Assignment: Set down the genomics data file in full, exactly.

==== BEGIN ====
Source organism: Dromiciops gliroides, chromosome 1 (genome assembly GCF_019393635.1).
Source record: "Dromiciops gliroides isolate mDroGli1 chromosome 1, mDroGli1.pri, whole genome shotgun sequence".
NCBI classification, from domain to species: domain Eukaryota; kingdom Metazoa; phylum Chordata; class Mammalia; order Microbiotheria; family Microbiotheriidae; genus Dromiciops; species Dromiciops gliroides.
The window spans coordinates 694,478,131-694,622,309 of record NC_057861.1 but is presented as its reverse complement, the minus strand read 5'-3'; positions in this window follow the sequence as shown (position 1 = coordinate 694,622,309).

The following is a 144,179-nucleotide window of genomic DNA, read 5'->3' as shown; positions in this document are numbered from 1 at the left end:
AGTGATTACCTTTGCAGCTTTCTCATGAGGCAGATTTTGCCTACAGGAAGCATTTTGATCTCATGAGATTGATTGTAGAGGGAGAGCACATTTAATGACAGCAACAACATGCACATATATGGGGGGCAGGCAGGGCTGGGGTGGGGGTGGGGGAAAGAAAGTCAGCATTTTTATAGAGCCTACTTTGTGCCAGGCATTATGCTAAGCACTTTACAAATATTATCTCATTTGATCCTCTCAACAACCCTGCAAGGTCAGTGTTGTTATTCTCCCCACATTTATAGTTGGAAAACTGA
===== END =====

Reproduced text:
Source organism: Dromiciops gliroides, chromosome 1 (genome assembly GCF_019393635.1).
Source record: "Dromiciops gliroides isolate mDroGli1 chromosome 1, mDroGli1.pri, whole genome shotgun sequence".
NCBI classification, from domain to species: domain Eukaryota; kingdom Metazoa; phylum Chordata; class Mammalia; order Microbiotheria; family Microbiotheriidae; genus Dromiciops; species Dromiciops gliroides.
The window spans coordinates 694,478,131-694,622,309 of record NC_057861.1 but is presented as its reverse complement, the minus strand read 5'-3'; positions in this window follow the sequence as shown (position 1 = coordinate 694,622,309).

The following is a 144,179-nucleotide window of genomic DNA, read 5'->3' as shown; positions in this document are numbered from 1 at the left end:
AGTGATTACCTTTGCAGCTTTCTCATGAGGCAGATTTTGCCTACAGGAAGCATTTTGATCTCATGAGATTGATTGTAGAGGGAGAGCACATTTAATGACAGCAACAACATGCACATATATGGGGGGCAGGCAGGGCTGGGGTGGGGGTGGGGGAAAGAAAGTCAGCATTTTTATAGAGCCTACTTTGTGCCAGGCATTATGCTAAGCACTTTACAAATATTATCTCATTTGATCCTCTCAACAACCCTGCAAGGTCAGTGTTGTTATTCTCCCCACATTTATAGTTGGAAAACTGA